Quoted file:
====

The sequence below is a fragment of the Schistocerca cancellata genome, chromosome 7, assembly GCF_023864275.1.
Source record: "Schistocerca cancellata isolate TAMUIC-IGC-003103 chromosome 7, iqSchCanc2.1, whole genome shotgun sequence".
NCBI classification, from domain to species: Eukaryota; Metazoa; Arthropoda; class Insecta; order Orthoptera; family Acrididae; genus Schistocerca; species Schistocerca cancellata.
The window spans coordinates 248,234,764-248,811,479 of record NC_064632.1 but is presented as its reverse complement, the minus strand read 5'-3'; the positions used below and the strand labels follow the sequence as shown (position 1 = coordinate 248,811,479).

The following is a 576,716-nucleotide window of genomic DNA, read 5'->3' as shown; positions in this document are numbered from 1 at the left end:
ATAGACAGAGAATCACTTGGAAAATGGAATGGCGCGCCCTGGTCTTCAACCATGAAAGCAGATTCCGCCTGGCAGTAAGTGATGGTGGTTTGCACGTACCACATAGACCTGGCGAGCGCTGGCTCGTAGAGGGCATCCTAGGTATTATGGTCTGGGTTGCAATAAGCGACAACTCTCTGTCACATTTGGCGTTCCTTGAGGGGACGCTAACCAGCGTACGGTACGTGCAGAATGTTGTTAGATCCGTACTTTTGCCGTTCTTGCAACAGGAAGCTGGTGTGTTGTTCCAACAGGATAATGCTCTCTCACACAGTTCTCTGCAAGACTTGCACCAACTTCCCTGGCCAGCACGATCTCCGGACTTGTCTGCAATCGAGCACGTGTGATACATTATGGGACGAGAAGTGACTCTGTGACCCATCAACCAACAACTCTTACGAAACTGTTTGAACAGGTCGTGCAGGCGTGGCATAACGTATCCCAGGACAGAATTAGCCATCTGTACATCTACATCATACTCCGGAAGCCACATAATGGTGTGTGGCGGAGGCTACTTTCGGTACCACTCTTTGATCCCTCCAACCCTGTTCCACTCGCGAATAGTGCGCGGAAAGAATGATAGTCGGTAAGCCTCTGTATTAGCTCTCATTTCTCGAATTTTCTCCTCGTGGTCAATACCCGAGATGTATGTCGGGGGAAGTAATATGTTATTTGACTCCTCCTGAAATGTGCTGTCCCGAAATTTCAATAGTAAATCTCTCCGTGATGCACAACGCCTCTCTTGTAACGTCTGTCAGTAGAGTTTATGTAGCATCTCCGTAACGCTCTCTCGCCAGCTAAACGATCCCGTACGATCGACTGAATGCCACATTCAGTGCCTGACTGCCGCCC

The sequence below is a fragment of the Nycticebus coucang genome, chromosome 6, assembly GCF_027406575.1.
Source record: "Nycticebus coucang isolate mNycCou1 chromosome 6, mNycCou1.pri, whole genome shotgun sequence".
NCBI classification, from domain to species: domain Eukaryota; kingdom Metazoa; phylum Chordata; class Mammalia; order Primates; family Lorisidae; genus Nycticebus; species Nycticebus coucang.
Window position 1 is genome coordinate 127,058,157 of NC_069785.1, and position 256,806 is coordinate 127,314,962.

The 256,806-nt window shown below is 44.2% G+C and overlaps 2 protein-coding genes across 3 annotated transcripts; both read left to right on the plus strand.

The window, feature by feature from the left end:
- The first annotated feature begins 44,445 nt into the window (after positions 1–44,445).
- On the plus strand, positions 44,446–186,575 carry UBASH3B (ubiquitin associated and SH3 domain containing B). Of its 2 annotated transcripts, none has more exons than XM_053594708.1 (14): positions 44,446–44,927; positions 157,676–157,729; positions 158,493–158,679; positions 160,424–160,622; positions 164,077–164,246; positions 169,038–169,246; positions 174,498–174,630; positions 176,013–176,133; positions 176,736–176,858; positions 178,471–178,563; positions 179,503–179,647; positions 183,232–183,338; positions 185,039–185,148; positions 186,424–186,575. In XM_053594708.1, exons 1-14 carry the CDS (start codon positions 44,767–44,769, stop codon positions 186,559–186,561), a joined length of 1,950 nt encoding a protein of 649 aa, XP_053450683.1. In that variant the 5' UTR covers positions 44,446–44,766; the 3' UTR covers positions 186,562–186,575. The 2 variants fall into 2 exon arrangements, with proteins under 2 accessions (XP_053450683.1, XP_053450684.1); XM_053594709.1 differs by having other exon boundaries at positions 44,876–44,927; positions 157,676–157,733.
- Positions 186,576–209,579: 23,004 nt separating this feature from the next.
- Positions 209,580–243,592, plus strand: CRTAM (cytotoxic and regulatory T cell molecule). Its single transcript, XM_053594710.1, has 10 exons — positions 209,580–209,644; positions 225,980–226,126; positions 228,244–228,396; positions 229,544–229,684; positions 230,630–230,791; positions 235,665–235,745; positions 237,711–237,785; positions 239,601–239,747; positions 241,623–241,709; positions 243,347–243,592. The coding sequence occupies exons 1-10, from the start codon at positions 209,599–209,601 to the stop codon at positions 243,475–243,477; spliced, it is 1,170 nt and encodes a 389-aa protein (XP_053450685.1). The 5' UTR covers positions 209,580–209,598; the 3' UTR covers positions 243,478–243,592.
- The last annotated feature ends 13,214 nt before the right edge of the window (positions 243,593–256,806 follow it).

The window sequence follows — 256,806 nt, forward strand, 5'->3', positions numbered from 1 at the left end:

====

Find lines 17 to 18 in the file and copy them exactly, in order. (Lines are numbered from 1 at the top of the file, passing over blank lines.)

- The last annotated feature ends 13,214 nt before the right edge of the window (positions 243,593–256,806 follow it).

The window sequence follows — 256,806 nt, forward strand, 5'->3', positions numbered from 1 at the left end: